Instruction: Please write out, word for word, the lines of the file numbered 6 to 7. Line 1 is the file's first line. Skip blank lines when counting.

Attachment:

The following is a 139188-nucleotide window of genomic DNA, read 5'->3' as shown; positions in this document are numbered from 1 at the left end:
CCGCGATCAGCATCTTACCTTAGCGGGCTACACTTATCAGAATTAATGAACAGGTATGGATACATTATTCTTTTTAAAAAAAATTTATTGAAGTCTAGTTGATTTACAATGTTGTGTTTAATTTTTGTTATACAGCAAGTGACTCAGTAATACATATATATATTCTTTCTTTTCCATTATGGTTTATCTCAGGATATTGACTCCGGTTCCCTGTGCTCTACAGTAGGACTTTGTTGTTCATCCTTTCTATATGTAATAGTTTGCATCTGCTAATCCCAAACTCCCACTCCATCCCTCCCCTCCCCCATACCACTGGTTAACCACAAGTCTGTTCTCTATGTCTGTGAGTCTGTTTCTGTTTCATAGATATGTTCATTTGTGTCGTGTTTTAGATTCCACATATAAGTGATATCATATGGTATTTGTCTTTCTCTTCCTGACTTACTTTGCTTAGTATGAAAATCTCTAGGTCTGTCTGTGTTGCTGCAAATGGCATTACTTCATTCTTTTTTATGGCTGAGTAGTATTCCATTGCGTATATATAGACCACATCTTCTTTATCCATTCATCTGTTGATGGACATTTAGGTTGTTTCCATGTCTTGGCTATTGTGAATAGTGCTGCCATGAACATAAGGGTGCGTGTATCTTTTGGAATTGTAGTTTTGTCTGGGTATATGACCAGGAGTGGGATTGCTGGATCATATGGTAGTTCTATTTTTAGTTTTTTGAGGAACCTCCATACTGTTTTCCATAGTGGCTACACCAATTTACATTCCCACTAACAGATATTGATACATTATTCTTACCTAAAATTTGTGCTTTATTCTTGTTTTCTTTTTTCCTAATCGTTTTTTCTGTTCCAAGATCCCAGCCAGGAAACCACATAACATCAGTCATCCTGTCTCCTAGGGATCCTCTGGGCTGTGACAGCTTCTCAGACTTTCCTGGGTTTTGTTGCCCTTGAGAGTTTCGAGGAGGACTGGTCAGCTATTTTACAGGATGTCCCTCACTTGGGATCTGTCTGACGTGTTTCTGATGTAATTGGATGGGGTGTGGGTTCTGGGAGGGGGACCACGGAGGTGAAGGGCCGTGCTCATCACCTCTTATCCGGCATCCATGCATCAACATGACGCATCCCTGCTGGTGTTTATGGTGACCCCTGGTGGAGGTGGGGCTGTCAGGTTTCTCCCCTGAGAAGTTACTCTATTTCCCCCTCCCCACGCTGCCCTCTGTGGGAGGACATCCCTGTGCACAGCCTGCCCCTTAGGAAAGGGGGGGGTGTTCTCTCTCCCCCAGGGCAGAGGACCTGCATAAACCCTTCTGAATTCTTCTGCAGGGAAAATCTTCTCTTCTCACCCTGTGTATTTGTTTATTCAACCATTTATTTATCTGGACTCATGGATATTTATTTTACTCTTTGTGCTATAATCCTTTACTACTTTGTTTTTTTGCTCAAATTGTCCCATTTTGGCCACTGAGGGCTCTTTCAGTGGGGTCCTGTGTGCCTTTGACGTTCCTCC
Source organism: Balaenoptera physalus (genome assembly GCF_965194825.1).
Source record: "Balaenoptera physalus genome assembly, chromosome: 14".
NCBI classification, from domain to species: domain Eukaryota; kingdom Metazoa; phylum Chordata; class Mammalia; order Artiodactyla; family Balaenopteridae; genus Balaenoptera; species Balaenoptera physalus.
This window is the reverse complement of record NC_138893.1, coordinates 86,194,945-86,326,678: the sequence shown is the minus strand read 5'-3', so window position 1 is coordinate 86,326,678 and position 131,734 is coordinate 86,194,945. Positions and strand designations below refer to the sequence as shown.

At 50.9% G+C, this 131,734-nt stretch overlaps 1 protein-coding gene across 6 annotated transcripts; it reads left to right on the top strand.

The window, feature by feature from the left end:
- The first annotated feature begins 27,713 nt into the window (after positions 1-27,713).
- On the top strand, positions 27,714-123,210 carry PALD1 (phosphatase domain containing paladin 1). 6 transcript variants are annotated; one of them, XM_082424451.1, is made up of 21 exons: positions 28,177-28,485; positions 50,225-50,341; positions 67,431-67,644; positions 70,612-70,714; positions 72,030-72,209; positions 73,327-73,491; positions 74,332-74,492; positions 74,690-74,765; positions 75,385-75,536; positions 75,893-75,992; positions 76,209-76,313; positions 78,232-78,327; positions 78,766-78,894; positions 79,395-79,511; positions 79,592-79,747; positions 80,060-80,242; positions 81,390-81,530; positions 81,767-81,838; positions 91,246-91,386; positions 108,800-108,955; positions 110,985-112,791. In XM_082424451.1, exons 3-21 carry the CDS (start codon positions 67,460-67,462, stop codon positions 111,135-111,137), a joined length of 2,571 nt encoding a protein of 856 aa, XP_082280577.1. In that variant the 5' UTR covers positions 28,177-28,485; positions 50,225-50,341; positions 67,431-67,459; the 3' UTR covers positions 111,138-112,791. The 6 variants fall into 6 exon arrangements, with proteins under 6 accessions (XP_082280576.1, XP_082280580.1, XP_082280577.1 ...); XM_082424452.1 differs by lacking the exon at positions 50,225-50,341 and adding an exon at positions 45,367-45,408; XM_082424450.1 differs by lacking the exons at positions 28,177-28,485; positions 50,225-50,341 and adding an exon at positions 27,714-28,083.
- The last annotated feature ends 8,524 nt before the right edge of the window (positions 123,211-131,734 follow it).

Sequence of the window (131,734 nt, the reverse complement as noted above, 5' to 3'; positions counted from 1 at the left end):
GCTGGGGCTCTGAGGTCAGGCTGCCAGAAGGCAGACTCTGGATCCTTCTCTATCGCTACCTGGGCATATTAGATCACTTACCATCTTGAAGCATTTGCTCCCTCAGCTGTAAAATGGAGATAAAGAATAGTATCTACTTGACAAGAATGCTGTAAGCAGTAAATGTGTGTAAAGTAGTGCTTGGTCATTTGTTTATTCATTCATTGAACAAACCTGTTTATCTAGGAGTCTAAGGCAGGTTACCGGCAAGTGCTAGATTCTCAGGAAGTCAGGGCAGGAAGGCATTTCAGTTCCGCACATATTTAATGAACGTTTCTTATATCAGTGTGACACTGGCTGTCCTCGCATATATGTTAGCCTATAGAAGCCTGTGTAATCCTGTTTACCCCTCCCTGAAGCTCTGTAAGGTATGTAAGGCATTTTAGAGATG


This window is the reverse complement of record NC_138893.1, coordinates 86,194,945-86,326,678: the sequence shown is the minus strand read 5'-3', so window position 1 is coordinate 86,326,678 and position 131,734 is coordinate 86,194,945. Positions and strand designations below refer to the sequence as shown.

At 50.9% G+C, this 131,734-nt stretch overlaps 1 protein-coding gene across 6 annotated transcripts; it reads left to right on the top strand.